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“Give me Duquesne minus 7, for a nickel.”

It was February 1965 on a lonely section of Los Angeles’s Sunset Boulevard, and Charles Katz, one of life’s little losers, was placing an illegal sports bet over a public telephone. Unbeknownst to Katz, however, the FBI had placed a microphone atop the telephone booth to record this small-time gambler’s conversations.

Engineers often mock the law for lagging behind technology. In fact, the law is often far ahead of it. This time it was ahead by nearly 200 years, for after Katz’s arrest his lawyers argued that although the framers of the Constitution could not possibly have encountered tape recorders and telephone booths, the Fourth Amendment’s ban on “unreasonable” searches nonetheless covered them. Because the FBI had no search warrant, Katz’s lawyers said, bugging the phone booth was illegal. In a landmark decision, the Supreme Court agreed, affirming for the first time that electronic surveillance was-constitutionally speaking-a search. “No less than an individual in a business office, in a friend’s apartment, or in a taxicab,” the majority declared, “a person in a telephone booth may rely upon the protection of the Fourth Amendment.”

Equally important was Justice John Harlan’s concurring opinion. The government, he argued, could not freely eavesdrop in any place where people have a “reasonable expectation of privacy”-a phrase that even now, four decades later, resonates in the laboratory of Wayne Wolf. An electrical engineer at Princeton University, Wolf leads a research team that is creating a tiny, inexpensive video camera one might glibly describe as a lens glued to a chip. In theory, the camera could be the size of a postage stamp and cost as little as $10, “small and cheap enough to scatter by the dozen,” as Wolf puts it. The laws of optics dictate that tiny lenses make low-resolution images, so the researchers are developing software that melds video from multiple cameras located in a single area, producing sharp, real-time images of the entire space. “You could stick them up all over a building and know exactly what was going on inside,” Wolf says. “A lot of people would find a use for that.”

These networks of tiny cameras-and the host of other surveillance technologies that are now being unveiled-are both tributes to innovation and, as Wolf acknowledges, potential menaces to personal privacy. Indeed, the new marriage of ever smaller lenses and sensors, ever larger databases, and ever faster computers is making surveillance so cheap and commonplace that it is on the way to creating a state of nearly universal surveillance (see ” Surveillance Nation-Part One ,” TR April 2003).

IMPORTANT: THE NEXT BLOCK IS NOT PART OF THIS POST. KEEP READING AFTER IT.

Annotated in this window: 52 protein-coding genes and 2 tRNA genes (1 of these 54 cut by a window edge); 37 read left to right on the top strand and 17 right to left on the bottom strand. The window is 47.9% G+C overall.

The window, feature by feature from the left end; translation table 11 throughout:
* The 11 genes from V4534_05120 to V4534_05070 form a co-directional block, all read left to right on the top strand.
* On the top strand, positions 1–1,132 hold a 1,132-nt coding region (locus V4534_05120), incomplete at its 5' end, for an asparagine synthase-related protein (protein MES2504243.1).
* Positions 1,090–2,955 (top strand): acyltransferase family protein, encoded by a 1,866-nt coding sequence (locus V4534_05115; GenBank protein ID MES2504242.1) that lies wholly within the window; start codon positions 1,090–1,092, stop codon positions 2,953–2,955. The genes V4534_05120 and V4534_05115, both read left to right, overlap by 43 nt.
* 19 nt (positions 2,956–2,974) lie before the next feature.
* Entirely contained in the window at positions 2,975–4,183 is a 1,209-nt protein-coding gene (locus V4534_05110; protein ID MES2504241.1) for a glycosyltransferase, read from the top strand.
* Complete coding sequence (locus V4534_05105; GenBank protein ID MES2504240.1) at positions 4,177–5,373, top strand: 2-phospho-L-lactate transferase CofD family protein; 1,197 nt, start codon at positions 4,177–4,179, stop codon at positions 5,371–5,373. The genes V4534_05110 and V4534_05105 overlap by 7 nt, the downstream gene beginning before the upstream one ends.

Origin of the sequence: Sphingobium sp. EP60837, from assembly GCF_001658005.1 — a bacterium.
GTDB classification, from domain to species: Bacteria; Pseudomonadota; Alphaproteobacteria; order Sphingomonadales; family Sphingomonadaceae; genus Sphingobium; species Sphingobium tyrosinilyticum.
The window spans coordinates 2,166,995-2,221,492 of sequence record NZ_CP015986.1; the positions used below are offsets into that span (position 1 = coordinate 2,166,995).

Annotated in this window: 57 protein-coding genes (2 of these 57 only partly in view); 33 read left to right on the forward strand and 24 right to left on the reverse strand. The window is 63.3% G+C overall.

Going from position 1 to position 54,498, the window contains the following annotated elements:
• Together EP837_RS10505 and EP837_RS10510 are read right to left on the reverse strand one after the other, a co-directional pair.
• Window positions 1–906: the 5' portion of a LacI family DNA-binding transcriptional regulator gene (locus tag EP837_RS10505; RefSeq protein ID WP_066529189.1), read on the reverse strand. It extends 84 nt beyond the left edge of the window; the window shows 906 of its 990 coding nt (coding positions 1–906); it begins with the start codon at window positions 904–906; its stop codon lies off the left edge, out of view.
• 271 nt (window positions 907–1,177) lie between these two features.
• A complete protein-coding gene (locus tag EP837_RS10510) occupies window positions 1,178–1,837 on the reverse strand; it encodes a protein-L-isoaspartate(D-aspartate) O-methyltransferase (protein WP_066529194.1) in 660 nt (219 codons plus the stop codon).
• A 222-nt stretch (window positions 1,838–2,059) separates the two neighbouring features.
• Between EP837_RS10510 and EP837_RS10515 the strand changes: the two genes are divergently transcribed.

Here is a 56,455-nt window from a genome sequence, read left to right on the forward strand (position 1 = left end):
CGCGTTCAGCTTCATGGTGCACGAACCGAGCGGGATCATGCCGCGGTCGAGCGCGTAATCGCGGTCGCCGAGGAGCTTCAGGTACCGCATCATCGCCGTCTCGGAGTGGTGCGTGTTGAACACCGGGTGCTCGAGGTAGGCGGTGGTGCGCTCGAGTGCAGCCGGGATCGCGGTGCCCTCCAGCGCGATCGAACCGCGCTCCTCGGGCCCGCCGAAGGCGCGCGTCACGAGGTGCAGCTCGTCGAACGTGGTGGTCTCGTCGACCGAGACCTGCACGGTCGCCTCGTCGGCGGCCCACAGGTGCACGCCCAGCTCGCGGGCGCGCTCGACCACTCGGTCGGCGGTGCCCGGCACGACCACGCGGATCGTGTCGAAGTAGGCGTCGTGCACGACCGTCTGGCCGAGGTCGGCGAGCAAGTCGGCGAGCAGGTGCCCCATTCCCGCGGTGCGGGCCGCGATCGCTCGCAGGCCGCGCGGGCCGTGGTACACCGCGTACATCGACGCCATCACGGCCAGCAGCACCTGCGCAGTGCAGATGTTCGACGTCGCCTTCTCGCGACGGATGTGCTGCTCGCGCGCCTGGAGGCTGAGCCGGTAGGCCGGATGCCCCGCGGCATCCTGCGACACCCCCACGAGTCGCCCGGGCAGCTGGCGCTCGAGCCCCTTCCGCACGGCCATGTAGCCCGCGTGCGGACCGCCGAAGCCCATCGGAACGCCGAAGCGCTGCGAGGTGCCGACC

In the past, government agencies and businesses have been blamed for the deployment of surveillance technology-and not without reason. In a single three-week period earlier this year, the Bush administration announced that it was building a system that pools real-time traffic data from Internet service providers and monitors threats to the global information network; inaugurated the Terrorist Threat Integration Center, a vast data bank that will combine domestic and foreign intelligence on U.S. citizens and foreign visitors; and opened up the State Department’s database of 50 million visa applications to U.S. police departments. Meanwhile the mayor of London, England, launched a traffic control program that records the license plates of every vehicle entering the city center-and furnishes the information to intelligence agencies.

Such plans have met with scant citizen resistance-understandable, perhaps, given that these same citizens are installing nanny- and pet-watching cameras, flocking to automated highway-toll collection systems (which reduce lines as they record every car that passes through their gates), and scoping out prospective dates, friends, and employees using such Internet search engines as Google. Between 2000 and 2005, according to market research firm Frost and Sullivan, sales of digital video surveillance cameras will increase by a factor of 10. More and more of these cameras are being purchased by private associations, small businesses, and-most startling-consumers. CCS International, a surveillance products company in New Rochelle, NY, estimates that ordinary Americans are buying surveillance devices, many of dubious legality, at a clip of $6 million a day . We have met the enemy of our privacy, and it is us.

Although this technology is growing much faster than is generally recognized, its advance is neither inexorable nor uncontrollable. It will be constrained by the structure of the huge databases necessary to store and manipulate surveillance data-and by the cultural and legal environment in which those databases arise. In fact, the way databases are configured may help foster accountability and usage policies that could regulate the deployment of surveillance. Whether these tools are actually used, though, will depend on what citizens want and believe. In the United States, the rise of ubiquitous surveillance will be governed largely by the answer to the question first raised in the long-ago case of Charles Katz: What is a “reasonable expectation of privacy,” anyway?

A Smart Way to Protect Privacy

As this conceptual illustration shows, personal data on Malaysia’s smart card chips-designed to replace driver’s licenses-are stored in isolated files, each accessible only to authorized readers.

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